recemendation for prototyping parts

Hello, first arduino project for me. I plan on building a small DMX light board using the info on Arduino:playground/Learning/DMX The goal of the first project is 3 faders, 4 or 5 pots, and some buttons in a housing.

I have a strong back ground in electronics and computers so no worries on the design and programming part. What I am new at is building prototype boards. I was hoping to use a bread board but I fear that the pin out of the faders will not lend them selves to a breadboard lay out in the way I hope. So I may have to use round pots for proof of concept and then build the faders into an enclosure.

So far I have as my shopping list: seedmega dangershield breadboard screw terminal wings shield Arduino Nano USB pots (Digikey P3G7103-ND) (guessed based on similar specs to the fader) faders (Digikey PP1045SD-ND) some DMX / rs485 driver chips other little bits as needed

The mega and dangershield are for getting started with some smaller programs to get my feet wet. I also plan on using the mega for main prototyping work and then transferring to smaller boards for the finished project. Assming I stay withing the limits of the smaller boards. How much trouble should I expect transferring the program from the mega with rotary pots or the dangershiled to the usbnano with digikey faders and pots? Any recommendations for breadboard friendly faders and pots?

Thank you.

I'm trying to build something very similar. You should check out a rotary encoder. It might be a cheaper and more convenient way to control everything.

If you decide to stick with the faders, for experimentation purposes, I would get a small piece of thin hobby plywood, and mount the faders onto the plywood, then mount the plywood onto a temporary enclosure (even a cardboard box would do). Solder the fader's pins to a length of ribbon cable or other wire to bring the pins out to connect the breadboard and then the Arduino.

BTW - if you can afford it, or if you intend to build many other electronic projects in the future, for your breadboard you should pick up one like this:

http://www.tequipment.net/Elenco9440.html?Source=Google

The Elenco 9440 is by far one of the best breadboards I have ever used. Yes, its expensive, but the massive area for prototyping can't be beat. You can get by with smaller boards, but when you try one of these, you'll wonder why you never bought it in the first place.

I have one, and I love it. In fact, I intend to purchase a couple more in the near future (you can't have too many).

:)

U could make your own breadboard arduino or buy a boarduino from adafruit... And why the mega? My decimelia works just fine :)... If I want more pins I'd just buy an ic to expand them... My 2 cents ;). Have fun

Why not the mega? More is better right? Actually looking at the cost I figured the mega was worth it for room to expand. I may re think that. I know my current app should fit on the nano, at least there is enough IO.

I was looking at encoders too, but for this app then I would have to build a display. May as well go with simple.

Building some faders into a box is one idea I was considering. That probably make the most sense.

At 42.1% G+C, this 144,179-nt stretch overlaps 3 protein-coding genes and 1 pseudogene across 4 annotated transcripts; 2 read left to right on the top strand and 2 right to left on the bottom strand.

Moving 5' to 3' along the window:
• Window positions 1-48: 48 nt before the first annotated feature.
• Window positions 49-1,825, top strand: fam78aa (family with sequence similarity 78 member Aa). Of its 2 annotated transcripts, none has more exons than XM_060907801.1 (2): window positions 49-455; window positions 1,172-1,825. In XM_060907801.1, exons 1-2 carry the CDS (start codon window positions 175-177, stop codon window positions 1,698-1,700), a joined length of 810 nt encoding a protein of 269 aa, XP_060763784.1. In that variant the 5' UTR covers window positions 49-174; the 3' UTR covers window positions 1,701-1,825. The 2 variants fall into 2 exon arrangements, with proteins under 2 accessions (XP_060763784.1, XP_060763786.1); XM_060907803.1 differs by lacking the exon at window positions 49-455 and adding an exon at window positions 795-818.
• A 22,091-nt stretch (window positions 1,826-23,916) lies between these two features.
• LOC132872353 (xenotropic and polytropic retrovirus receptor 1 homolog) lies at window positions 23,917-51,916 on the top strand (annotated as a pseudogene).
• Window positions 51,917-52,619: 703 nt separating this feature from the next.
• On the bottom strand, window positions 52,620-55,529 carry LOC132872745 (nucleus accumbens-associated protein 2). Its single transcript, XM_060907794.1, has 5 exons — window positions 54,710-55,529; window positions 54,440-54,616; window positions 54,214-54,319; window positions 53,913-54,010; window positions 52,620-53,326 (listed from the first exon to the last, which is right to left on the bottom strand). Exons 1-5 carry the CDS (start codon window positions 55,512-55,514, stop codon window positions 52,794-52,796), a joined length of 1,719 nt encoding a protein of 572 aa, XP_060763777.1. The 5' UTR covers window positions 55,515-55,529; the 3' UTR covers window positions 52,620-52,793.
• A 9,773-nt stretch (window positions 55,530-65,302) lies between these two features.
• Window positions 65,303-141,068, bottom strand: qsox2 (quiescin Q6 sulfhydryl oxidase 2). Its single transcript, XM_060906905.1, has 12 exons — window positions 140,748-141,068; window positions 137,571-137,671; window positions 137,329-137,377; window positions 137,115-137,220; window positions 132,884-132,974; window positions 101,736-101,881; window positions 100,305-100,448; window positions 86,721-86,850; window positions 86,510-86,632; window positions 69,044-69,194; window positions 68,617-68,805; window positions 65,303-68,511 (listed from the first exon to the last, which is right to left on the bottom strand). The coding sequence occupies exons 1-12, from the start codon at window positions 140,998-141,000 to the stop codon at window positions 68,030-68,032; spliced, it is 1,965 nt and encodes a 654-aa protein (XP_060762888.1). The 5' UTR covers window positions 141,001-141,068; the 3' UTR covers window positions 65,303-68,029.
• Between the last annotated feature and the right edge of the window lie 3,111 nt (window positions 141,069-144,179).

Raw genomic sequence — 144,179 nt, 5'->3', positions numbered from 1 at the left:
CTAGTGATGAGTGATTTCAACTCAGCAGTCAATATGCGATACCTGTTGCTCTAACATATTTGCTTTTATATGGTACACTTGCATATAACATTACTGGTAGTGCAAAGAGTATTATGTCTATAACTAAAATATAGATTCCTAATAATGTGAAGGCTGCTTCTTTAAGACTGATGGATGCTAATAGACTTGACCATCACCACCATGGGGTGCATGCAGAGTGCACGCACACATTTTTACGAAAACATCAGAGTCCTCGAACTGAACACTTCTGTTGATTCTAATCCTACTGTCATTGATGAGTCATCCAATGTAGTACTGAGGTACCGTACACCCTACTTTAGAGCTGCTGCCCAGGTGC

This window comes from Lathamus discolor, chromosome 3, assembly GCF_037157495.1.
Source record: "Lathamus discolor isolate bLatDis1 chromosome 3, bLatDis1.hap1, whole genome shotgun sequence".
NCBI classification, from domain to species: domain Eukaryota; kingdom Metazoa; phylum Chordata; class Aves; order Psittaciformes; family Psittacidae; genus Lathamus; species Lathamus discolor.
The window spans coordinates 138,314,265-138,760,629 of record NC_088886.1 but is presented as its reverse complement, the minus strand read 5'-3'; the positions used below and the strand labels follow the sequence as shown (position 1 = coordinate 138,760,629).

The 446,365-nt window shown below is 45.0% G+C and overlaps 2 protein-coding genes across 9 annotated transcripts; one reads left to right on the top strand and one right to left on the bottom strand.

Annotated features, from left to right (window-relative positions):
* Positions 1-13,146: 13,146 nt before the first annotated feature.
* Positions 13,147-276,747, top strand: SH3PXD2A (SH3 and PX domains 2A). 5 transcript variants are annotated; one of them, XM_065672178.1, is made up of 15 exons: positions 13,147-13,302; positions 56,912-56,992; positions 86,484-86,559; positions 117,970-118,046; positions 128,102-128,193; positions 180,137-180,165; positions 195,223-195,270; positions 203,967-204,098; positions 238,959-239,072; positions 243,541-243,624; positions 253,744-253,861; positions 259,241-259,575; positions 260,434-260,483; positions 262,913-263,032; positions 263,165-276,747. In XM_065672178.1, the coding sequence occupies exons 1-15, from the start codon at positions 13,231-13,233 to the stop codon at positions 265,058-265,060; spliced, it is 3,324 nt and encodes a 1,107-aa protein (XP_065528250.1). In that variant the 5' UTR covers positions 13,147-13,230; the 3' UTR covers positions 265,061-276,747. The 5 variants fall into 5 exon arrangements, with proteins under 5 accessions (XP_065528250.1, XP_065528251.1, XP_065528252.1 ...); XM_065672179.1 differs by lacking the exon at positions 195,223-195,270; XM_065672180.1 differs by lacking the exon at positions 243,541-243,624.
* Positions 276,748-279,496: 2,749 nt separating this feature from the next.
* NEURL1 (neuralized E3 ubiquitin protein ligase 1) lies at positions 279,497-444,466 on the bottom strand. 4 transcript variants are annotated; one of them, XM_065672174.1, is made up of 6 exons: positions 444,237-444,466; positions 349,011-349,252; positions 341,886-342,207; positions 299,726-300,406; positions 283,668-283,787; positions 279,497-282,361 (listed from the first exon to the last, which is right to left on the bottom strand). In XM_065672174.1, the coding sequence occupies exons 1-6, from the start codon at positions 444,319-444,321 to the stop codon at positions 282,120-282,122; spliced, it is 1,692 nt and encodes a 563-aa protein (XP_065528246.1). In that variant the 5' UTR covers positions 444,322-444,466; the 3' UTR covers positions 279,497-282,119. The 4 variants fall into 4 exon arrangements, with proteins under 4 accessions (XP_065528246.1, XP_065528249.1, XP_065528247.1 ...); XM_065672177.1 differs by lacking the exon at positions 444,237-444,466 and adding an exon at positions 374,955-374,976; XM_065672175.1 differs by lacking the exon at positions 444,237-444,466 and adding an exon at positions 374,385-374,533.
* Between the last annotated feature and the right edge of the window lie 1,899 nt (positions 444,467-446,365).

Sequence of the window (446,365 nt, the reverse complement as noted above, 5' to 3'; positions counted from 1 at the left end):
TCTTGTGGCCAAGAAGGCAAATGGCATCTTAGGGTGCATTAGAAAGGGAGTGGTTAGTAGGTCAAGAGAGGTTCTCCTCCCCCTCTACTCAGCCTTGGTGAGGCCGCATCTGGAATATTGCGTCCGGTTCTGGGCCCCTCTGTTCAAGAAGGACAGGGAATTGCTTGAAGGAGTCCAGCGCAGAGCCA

Any one have a comment on using the same program on different boards? Do I have to prototype with the same chips?

Building some faders into a box is one idea I was considering. That probably make the most sense.

If you already know what you are going to mount them in for the final build, you might go ahead and put them in place, if you have a decent idea of where to put them, how they'll relate, and where other parts (switches, lights, buttons, etc) will go later.

If not - if you are building up to an idea (or the idea is vague in your head and you want to flesh it out "hands on" style), then build the faders into a temporary box of some sort, something you can modify/change/throw-out as your idea solidifies in the design.

Basically, the goal is to have an easy way to use the faders in a manner similar to the final design, while allowing easy access to the pins on the faders to build the prototype on the breadboard.

Any one have a comment on using the same program on different boards? Do I have to prototype with the same chips?

Provided you don't do all your coding on the SeeedMega exclusively to the point where your app grows larger than the Nano can support, you should be OK, other than possibly needing to alter pin reassignments between the two. Use defined constants for the pin numbers and such, whichever board you start with, and then when you move it over, you only need to change those constants (which should be defined at the top of your code file, or in a header file) to reflect the difference without needing to scan and alter a ton of code.

well I ordered the Seeeduino mega for my initial development. The nanoV3 would have been perfect (and is what I plan on using in the final project) however I robotshop and any place else seamed to be out of stock. I also ordered a danger shield and an encoder to try that out too. I also ordered some max485 chips and some max367 chips for DMX and isolation of inputs. The final project will end up on stage where some one could plug in some thing bad into the foot switch jack.

Thank you for your help, I am sure I will be back once all my stuff shows up.